Australian Wine Vintages 33rd Edition, by Rob Geddes, published by Geddes a Drink Publications, RRP $34.95.
Australian Wine Vintages 33rd Edition, by Rob Geddes, published by Geddes a Drink Publications, RRP $34.95. PHOTO CONTRIBUTED

What makes good wine? Geddes has you covered

THE Gold Book is a wine lover's best friend.

The pocket-sized hardcover by wine industry veteran Rob Geddes showcases the top 10% of Australian wine vintages, proven to be consistent for drinking, cellaring and investing in.

The 33rd edition of Australian Wine Vintages (the official title) features tasting notes, vintage quality and indicative prices for more than 6000 wines, including Geddes's top 100 drops, as well as 40 new wineries, certified organic and biodynamic wineries.

So what makes a good wine and how do you choose a stellar bottle?

Geddes has the answers right here.


Q: How many wines did you sample in the making of your latest Australian Wine Vintages book?

A: I don't record every wine I taste, but I do write in excess of 3000 tasting notes for the book each year.


Q: What do you look for when scoring the wines?

A: Value, balance, length, intensity, complexity and length of flavour. The x factor is intensity of flavour without heaviness.


Q: What's your favourite wine from the 2016 Gold Book and why?

A: Bass Philip 2013 Gippsland Pinot Noir. Drink it and weep for the beauty in the aromas and flavours, silken texture and fragrant after taste.


Q: When you're not working on the next edition what wines do you like to enjoy and why?

A: I like all wines. At the moment a fad for Coopers green label. I do tend to drink with the seasons and with summer coming, it is time to skip the reds and move to semillon, riesling and semillon sauvignon blanc blends.


Q: Do you have any favourite wines from Queensland and Northern New South Wales?

A: New England Toppers Mountain - you must try everything from this winery. Merilba for its reds and the lovely cellar door. The Granite Belt's Witches Falls' whites and Symphony Hill: you must try everything from this winery too.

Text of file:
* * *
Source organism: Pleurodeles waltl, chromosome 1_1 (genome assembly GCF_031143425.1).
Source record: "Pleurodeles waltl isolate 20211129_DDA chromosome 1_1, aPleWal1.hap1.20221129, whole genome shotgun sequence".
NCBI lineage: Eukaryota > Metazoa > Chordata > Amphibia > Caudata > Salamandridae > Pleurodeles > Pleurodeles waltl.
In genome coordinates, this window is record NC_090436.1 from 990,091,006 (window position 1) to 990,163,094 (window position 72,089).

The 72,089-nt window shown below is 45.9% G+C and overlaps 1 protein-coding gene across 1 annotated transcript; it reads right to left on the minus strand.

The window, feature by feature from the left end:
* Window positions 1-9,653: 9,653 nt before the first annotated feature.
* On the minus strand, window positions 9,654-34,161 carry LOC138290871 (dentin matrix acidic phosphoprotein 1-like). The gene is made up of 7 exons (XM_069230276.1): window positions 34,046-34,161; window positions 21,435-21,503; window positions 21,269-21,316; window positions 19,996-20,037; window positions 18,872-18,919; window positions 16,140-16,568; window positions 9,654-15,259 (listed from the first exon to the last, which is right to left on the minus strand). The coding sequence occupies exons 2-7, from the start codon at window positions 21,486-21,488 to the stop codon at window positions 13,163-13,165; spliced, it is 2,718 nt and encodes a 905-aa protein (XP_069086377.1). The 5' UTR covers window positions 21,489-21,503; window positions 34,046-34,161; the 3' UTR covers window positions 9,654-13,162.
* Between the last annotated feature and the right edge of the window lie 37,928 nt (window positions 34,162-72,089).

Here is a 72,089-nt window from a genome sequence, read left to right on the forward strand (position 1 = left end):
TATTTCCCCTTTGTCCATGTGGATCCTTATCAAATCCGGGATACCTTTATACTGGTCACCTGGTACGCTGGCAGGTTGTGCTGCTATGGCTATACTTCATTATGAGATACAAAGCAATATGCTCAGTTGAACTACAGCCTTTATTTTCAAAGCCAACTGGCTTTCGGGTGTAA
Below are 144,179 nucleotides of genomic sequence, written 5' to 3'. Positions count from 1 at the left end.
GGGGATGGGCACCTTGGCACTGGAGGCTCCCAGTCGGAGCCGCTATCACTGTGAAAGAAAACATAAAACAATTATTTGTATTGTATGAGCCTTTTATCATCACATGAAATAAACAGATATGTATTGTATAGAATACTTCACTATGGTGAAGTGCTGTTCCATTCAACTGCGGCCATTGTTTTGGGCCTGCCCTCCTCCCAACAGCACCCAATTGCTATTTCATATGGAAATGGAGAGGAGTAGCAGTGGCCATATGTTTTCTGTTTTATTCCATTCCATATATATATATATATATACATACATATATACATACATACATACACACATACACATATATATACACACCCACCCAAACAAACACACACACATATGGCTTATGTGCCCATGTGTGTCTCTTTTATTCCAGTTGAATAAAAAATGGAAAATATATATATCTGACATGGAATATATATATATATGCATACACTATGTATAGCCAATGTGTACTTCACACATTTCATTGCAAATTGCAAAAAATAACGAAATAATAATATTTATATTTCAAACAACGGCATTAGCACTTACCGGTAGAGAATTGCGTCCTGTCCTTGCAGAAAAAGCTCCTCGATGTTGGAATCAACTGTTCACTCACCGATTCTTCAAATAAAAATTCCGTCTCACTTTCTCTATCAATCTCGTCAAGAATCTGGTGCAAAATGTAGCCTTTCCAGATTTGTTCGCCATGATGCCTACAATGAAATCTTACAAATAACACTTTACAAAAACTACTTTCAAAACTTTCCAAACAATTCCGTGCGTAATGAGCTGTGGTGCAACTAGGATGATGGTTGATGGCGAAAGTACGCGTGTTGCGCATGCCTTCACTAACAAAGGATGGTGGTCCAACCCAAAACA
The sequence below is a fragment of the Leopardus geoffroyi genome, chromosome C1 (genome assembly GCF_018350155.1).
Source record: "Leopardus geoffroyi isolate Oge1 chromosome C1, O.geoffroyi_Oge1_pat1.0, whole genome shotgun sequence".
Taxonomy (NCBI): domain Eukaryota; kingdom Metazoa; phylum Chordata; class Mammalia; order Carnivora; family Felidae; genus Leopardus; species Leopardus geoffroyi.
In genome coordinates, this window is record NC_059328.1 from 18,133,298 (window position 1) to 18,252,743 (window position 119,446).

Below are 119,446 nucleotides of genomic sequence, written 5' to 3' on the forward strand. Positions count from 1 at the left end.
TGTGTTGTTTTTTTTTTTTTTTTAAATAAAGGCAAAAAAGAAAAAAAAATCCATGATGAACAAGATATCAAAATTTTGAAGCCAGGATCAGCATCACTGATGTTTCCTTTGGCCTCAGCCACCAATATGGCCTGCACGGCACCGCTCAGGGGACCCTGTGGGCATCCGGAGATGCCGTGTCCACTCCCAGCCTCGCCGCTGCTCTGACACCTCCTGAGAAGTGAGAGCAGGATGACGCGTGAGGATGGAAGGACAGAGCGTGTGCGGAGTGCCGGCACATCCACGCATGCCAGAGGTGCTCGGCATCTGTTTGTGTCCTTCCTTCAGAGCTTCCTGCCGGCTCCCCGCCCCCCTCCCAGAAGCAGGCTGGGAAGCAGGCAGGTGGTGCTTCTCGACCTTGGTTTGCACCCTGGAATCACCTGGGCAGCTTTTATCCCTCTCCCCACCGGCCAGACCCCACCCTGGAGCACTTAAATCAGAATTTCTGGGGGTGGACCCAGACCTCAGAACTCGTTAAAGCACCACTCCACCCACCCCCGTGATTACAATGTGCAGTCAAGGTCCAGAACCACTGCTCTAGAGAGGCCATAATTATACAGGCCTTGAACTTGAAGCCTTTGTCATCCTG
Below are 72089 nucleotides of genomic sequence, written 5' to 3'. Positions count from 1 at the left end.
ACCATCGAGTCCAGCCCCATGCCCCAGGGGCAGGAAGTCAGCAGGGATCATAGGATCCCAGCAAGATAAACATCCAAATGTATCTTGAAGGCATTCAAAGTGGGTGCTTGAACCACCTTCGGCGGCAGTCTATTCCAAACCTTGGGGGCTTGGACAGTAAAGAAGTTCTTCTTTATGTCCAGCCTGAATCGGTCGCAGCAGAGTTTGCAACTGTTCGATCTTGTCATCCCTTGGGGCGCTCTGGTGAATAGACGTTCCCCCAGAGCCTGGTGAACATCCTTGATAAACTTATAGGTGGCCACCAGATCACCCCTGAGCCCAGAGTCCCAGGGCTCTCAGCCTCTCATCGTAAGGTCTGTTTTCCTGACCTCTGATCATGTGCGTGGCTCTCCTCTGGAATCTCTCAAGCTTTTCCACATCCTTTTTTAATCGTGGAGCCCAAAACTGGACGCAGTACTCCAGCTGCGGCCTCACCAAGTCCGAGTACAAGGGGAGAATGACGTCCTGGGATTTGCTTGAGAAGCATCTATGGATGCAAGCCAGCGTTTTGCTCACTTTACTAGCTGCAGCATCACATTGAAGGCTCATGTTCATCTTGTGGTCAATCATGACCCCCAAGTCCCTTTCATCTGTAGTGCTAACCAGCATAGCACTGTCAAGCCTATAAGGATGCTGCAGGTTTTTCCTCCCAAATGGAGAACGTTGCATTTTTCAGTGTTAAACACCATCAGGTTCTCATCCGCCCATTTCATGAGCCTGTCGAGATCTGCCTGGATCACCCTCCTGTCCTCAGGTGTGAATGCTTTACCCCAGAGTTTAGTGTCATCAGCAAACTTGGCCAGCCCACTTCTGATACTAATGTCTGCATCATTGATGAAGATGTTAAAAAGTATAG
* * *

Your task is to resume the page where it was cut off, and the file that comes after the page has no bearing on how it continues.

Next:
Q: What are your tips for choosing a good bottle of wine?

A: First, find a variety you like and then over time you will find regions you like and it is easy. Don't try too hard. Buy what you like, regardless of what people think, and buy direct from the winery where you can taste before you buy. Cultivate regionality. Find a region whose wines you like and choose from within.

Rob Geddes holds a Master of Wine and is the author of the annual Gold book Australian Wine Vintages:



Botrytis: A fungal infection of ripe grapes contributing positive tropical aroma and very sweet grape juices.

Geosmin: Describes the earthy smell of freshly dug up beets, or rain on warm asphalt.

Palate: The front palate is where most tasters first experience flavour and body; it's closely linked to the amount of alcohol or sweetness in the wine. The middle palate is the part of the tongue (the tip to near the point of gag reflex) where fruit is mostly felt and tasted. The back palate is where the finish of the wine becomes apparent - the longer it lingers the better.

Rhythm: A wine that is said to have good rhythm has all its components in balance. It can also be said to have the energy in its fruit, acid or tannins to enable it to last in the mouth.

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